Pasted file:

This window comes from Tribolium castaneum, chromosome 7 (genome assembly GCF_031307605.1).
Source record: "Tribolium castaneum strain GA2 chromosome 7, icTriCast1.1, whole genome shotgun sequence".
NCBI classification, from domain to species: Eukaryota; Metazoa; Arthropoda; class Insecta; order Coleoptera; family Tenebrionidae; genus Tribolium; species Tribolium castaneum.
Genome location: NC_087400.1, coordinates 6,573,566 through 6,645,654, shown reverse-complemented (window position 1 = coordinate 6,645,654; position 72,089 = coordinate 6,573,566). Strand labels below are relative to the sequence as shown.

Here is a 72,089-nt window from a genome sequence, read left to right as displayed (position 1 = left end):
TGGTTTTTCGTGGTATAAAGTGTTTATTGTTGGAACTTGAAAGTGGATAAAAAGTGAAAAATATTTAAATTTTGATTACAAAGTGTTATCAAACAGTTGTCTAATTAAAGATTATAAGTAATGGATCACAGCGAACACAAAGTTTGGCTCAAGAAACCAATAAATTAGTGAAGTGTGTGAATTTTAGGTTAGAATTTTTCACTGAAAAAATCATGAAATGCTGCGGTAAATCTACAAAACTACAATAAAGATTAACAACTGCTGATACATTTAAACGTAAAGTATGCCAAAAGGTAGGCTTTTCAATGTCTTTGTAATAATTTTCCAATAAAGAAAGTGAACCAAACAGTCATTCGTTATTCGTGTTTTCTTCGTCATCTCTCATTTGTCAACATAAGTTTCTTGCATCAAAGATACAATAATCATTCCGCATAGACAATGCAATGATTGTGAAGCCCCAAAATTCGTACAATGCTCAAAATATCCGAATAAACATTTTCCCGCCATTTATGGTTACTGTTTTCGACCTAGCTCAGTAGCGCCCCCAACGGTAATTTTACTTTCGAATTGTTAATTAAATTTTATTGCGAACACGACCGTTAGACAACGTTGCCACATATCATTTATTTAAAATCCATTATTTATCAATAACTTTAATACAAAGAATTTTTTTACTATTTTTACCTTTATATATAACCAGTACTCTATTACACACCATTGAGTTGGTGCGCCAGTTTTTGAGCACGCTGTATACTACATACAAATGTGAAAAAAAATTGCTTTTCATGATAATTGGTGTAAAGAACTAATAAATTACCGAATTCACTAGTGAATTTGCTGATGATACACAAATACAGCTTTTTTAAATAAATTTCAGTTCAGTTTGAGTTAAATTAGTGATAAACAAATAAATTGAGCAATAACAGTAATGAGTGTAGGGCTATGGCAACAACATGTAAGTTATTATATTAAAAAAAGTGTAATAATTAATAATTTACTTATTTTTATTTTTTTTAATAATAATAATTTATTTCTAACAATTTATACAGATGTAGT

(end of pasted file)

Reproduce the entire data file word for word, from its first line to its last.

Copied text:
This window comes from Tribolium castaneum, chromosome 7 (genome assembly GCF_031307605.1).
Source record: "Tribolium castaneum strain GA2 chromosome 7, icTriCast1.1, whole genome shotgun sequence".
NCBI classification, from domain to species: Eukaryota; Metazoa; Arthropoda; class Insecta; order Coleoptera; family Tenebrionidae; genus Tribolium; species Tribolium castaneum.
Genome location: NC_087400.1, coordinates 6,573,566 through 6,645,654, shown reverse-complemented (window position 1 = coordinate 6,645,654; position 72,089 = coordinate 6,573,566). Strand labels below are relative to the sequence as shown.

Here is a 72,089-nt window from a genome sequence, read left to right as displayed (position 1 = left end):
TGGTTTTTCGTGGTATAAAGTGTTTATTGTTGGAACTTGAAAGTGGATAAAAAGTGAAAAATATTTAAATTTTGATTACAAAGTGTTATCAAACAGTTGTCTAATTAAAGATTATAAGTAATGGATCACAGCGAACACAAAGTTTGGCTCAAGAAACCAATAAATTAGTGAAGTGTGTGAATTTTAGGTTAGAATTTTTCACTGAAAAAATCATGAAATGCTGCGGTAAATCTACAAAACTACAATAAAGATTAACAACTGCTGATACATTTAAACGTAAAGTATGCCAAAAGGTAGGCTTTTCAATGTCTTTGTAATAATTTTCCAATAAAGAAAGTGAACCAAACAGTCATTCGTTATTCGTGTTTTCTTCGTCATCTCTCATTTGTCAACATAAGTTTCTTGCATCAAAGATACAATAATCATTCCGCATAGACAATGCAATGATTGTGAAGCCCCAAAATTCGTACAATGCTCAAAATATCCGAATAAACATTTTCCCGCCATTTATGGTTACTGTTTTCGACCTAGCTCAGTAGCGCCCCCAACGGTAATTTTACTTTCGAATTGTTAATTAAATTTTATTGCGAACACGACCGTTAGACAACGTTGCCACATATCATTTATTTAAAATCCATTATTTATCAATAACTTTAATACAAAGAATTTTTTTACTATTTTTACCTTTATATATAACCAGTACTCTATTACACACCATTGAGTTGGTGCGCCAGTTTTTGAGCACGCTGTATACTACATACAAATGTGAAAAAAAATTGCTTTTCATGATAATTGGTGTAAAGAACTAATAAATTACCGAATTCACTAGTGAATTTGCTGATGATACACAAATACAGCTTTTTTAAATAAATTTCAGTTCAGTTTGAGTTAAATTAGTGATAAACAAATAAATTGAGCAATAACAGTAATGAGTGTAGGGCTATGGCAACAACATGTAAGTTATTATATTAAAAAAAGTGTAATAATTAATAATTTACTTATTTTTATTTTTTTTAATAATAATAATTTATTTCTAACAATTTATACAGATGTAGT